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Kyle Kersten was a true friend of TCM. One of the first and most active participants of the Message Boards, “Kyle in Hollywood” (aka, hlywdkjk) demonstrated a depth of knowledge and largesse of spirit that made him one of the most popular and respected voices in these forums. This thread is a living memorial to his life and love of movies, which remain with us still.

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Ultimate GEORGE SANDERS thread


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Posted 17 February 2017 - 10:19 AM

#83: A TOUCH OF LARCENY (1960)

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This film was released at the end of 1959 in Britain and found its way to North American screens in early 1960. James Mason plays a military officer who makes it seem like he's selling secrets to the Russians so he can sue the newspapers for libel. He falls in love with a woman (Vera Miles) who happens to be engaged to a stuffy English aristocrat-- you guessed it, George. When George's character catches wind of the scheme, he sets out to expose Mason in order to keep the guy away from Miles. The clever screenplay was nominated for a BAFTA award. Critic Pauline Kael describes it as a pleasant adult comedy that should be better known.


"Since I have no past, I have no future. Only the moment, only now. So we can enjoy it without obligations or regrets."-- Jennifer Jones to Joseph Cotten in LOVE LETTERS.


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Posted 10 February 2017 - 03:56 AM

In a week I will start on George Sanders in the 60s.


"Since I have no past, I have no future. Only the moment, only now. So we can enjoy it without obligations or regrets."-- Jennifer Jones to Joseph Cotten in LOVE LETTERS.


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Posted 08 February 2017 - 12:56 PM

#82: SOLOMON AND SHEBA (1959)

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George had a real meaty role in this biblical epic based on events depicted in the tenth chapter of First Kings and the ninth chapter of Second Chronicles. He played Adonijah, one of King David's sons, who attempts to usurp the throne. Of course, this puts him into direct conflict with Solomon (Yul Brynner), the intended heir. Adonijah seems to make amends with Solomon and is apparently forgiven, until there is another overthrow attempt. That time Adonijah is put to death. The production was filmed in Europe, and it originally starred George's longtime Fox cast mate Tyrone Power. But during a scene with George, Power took ill and collapsed on the set. He died soon after from a fatal heart attack, and Brynner then stepped in as a replacement. Despite the real-life drama that had occurred, producer Edward Small managed to get the picture back on track and it went on to become one of the year's biggest hits.


"Since I have no past, I have no future. Only the moment, only now. So we can enjoy it without obligations or regrets."-- Jennifer Jones to Joseph Cotten in LOVE LETTERS.


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Posted 04 February 2017 - 05:03 AM

#81: THAT KIND OF WOMAN (1959)

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This film is the third one directed by Sidney Lumet. It focuses on a kept woman (Sophia Loren) who meets a handsome young soldier (Tab Hunter) during the days of WWII and falls in love. George Sanders plays the man who basically owns and exploits Loren. It's more of an extended cameo for George than anything else, and he's actually six-billed in the Paramount picture. In a much smaller role is Bea Arthur who makes an uncredited debut as a WAC with lesbian tendencies. Despite all the talent involved, the film did not do well with audiences and critics who were likely turned off by its early anti-establishment tone.


"Since I have no past, I have no future. Only the moment, only now. So we can enjoy it without obligations or regrets."-- Jennifer Jones to Joseph Cotten in LOVE LETTERS.


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Posted 26 January 2017 - 04:34 PM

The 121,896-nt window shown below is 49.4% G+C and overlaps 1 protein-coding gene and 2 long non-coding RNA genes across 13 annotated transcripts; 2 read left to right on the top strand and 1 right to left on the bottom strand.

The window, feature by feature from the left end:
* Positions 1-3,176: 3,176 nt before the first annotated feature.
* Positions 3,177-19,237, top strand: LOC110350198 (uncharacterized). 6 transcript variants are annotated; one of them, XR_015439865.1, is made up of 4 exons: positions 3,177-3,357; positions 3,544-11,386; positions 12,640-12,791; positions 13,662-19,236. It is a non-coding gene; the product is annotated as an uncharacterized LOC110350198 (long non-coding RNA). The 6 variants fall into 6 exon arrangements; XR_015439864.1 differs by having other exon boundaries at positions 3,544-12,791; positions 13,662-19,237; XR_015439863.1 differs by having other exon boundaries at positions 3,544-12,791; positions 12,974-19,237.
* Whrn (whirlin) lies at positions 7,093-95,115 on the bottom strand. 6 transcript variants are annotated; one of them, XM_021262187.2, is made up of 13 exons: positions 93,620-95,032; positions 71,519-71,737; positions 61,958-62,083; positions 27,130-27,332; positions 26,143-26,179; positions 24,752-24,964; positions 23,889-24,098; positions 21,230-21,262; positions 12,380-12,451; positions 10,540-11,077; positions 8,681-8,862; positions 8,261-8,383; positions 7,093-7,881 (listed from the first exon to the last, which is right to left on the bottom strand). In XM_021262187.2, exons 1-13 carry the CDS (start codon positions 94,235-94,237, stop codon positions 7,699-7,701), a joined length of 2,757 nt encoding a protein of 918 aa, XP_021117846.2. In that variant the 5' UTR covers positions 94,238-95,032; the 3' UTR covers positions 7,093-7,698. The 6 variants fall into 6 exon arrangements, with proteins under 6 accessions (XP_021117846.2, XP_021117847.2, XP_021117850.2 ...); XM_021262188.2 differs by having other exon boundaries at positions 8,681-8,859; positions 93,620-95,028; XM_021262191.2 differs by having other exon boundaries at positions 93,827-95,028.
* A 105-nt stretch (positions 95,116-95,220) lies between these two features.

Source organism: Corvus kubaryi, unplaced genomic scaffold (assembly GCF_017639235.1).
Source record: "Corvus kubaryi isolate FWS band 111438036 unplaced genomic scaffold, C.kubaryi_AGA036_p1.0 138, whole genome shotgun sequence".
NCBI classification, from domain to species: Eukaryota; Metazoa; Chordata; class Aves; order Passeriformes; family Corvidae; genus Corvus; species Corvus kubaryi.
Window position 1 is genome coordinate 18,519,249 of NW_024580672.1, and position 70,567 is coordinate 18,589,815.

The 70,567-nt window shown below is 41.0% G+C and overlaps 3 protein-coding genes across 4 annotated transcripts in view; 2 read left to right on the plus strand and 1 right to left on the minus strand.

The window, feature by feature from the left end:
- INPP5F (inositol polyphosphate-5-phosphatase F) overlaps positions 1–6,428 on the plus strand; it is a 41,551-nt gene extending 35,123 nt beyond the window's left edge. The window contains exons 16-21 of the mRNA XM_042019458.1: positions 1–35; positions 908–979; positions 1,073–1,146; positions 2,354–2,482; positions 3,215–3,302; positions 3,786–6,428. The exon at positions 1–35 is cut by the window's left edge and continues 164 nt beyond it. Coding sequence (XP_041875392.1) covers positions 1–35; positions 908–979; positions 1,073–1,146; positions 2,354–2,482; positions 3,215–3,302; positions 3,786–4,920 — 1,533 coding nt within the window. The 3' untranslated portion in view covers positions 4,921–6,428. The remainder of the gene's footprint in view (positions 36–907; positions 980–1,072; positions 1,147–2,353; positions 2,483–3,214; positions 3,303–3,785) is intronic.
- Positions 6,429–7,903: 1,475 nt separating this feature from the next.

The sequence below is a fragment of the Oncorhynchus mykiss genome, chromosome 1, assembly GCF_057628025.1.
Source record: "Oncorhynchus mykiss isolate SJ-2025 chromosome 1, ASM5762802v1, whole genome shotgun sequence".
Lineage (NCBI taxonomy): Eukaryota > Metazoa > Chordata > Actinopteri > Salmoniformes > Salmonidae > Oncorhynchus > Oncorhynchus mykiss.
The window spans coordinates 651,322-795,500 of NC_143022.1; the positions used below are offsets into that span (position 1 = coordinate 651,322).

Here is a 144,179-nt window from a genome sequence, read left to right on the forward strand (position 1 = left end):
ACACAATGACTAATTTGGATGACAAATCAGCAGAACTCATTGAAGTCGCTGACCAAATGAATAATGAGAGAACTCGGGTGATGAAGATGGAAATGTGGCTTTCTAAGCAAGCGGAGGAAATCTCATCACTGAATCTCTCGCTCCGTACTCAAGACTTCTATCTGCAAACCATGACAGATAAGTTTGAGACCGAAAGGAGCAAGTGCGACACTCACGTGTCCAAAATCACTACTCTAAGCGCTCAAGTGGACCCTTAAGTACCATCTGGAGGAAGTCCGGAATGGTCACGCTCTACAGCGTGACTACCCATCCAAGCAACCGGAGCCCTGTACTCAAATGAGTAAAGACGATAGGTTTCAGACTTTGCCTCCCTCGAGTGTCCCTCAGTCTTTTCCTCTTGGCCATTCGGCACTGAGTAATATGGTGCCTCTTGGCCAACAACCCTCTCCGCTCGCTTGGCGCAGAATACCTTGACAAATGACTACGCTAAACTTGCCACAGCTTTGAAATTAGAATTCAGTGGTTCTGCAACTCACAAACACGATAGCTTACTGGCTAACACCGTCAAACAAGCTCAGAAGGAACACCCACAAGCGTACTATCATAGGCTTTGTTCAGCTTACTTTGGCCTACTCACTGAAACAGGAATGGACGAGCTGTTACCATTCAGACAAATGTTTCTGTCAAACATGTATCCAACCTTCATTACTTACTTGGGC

#80: FROM THE EARTH TO THE MOON (1958)

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George was cast in this adaptation of the popular Jules Vernes novel. He was back at RKO for what would be one of the studio's very last films. In fact, during production RKO went out of operation-- meaning the budget was abruptly cut; and the ending had to be changed. Instead of them arriving on the moon, the finale takes place before they get there; and the special effects, needless to say, were severely compromised due to a sudden lack of funds. Director Byron Haskins managed to finish the picture, and it was sold off to Warner Brothers for distribution. George is second-billed, playing a religious zealot who feels Joseph Cotten's rocket heading to the moon goes against God's will. As he attempts to thwart the mission, his daughter (Debra Paget) is caught in the showdown.


"Since I have no past, I have no future. Only the moment, only now. So we can enjoy it without obligations or regrets."-- Jennifer Jones to Joseph Cotten in LOVE LETTERS.


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Posted 20 January 2017 - 02:03 AM

George Sanders lights up the screen tonight on TCM:

 

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9:30 p.m. The Saint Strikes Back (1939)

10:45 p.m. The Saint in London (1939)

12:15 a.m. The Saint’s Double Trouble (1940)

1:30 a.m. The Saint in Palm Springs (1941)


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"Since I have no past, I have no future. Only the moment, only now. So we can enjoy it without obligations or regrets."-- Jennifer Jones to Joseph Cotten in LOVE LETTERS.


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Posted 19 January 2017 - 08:47 AM

A reminder-- TCM is airing an evening of Saint movies tomorrow night (January 20th). 

 

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"Since I have no past, I have no future. Only the moment, only now. So we can enjoy it without obligations or regrets."-- Jennifer Jones to Joseph Cotten in LOVE LETTERS.


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Posted 15 January 2017 - 01:43 PM

#79: THE WHOLE TRUTH (1958)

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There were four things George Sanders liked doing-- he liked going to the Riviera, he liked marrying the Gabor sisters, he liked working with friends, and he liked being a cad. In this film, he gets to do three out of four. He plays a cold-blooded publisher determined to set up pal Stewart Granger for murder. This is because Granger, who is already married to sweet Donna Reed, has been having an affair with Sanders' sexy Italian wife. In a terrible rage, George makes 'till death do us part' a chilling reality; then he begins to gaslight Granger. Aiding him indirectly is Reed's belief that her own husband may have done it. The film was a British production from Columbia, and George gives a performance that is right up there with Addison DeWitt.